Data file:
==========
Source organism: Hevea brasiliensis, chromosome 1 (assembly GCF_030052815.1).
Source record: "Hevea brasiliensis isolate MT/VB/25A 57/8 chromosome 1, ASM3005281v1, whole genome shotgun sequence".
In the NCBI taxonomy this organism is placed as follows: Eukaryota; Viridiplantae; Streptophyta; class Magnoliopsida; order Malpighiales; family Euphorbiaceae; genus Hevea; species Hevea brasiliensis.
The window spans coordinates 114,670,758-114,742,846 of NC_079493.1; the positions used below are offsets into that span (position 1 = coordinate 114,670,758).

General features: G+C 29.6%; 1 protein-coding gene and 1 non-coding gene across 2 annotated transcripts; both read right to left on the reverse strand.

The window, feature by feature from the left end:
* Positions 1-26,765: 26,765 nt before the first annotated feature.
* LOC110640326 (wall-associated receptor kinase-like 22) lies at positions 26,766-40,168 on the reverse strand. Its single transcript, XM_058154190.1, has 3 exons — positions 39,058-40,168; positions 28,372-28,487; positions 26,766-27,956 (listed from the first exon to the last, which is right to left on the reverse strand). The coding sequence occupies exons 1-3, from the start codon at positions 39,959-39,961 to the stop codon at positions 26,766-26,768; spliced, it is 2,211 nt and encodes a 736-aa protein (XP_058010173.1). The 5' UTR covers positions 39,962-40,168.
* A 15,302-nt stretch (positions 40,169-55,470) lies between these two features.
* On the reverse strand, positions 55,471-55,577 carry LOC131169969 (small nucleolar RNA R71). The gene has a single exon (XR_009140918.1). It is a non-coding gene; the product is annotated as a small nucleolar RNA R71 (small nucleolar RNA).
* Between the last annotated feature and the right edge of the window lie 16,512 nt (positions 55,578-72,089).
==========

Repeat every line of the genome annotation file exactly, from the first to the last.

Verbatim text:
Source organism: Hevea brasiliensis, chromosome 1 (assembly GCF_030052815.1).
Source record: "Hevea brasiliensis isolate MT/VB/25A 57/8 chromosome 1, ASM3005281v1, whole genome shotgun sequence".
In the NCBI taxonomy this organism is placed as follows: Eukaryota; Viridiplantae; Streptophyta; class Magnoliopsida; order Malpighiales; family Euphorbiaceae; genus Hevea; species Hevea brasiliensis.
The window spans coordinates 114,670,758-114,742,846 of NC_079493.1; the positions used below are offsets into that span (position 1 = coordinate 114,670,758).

General features: G+C 29.6%; 1 protein-coding gene and 1 non-coding gene across 2 annotated transcripts; both read right to left on the reverse strand.

The window, feature by feature from the left end:
* Positions 1-26,765: 26,765 nt before the first annotated feature.
* LOC110640326 (wall-associated receptor kinase-like 22) lies at positions 26,766-40,168 on the reverse strand. Its single transcript, XM_058154190.1, has 3 exons — positions 39,058-40,168; positions 28,372-28,487; positions 26,766-27,956 (listed from the first exon to the last, which is right to left on the reverse strand). The coding sequence occupies exons 1-3, from the start codon at positions 39,959-39,961 to the stop codon at positions 26,766-26,768; spliced, it is 2,211 nt and encodes a 736-aa protein (XP_058010173.1). The 5' UTR covers positions 39,962-40,168.
* A 15,302-nt stretch (positions 40,169-55,470) lies between these two features.
* On the reverse strand, positions 55,471-55,577 carry LOC131169969 (small nucleolar RNA R71). The gene has a single exon (XR_009140918.1). It is a non-coding gene; the product is annotated as a small nucleolar RNA R71 (small nucleolar RNA).
* Between the last annotated feature and the right edge of the window lie 16,512 nt (positions 55,578-72,089).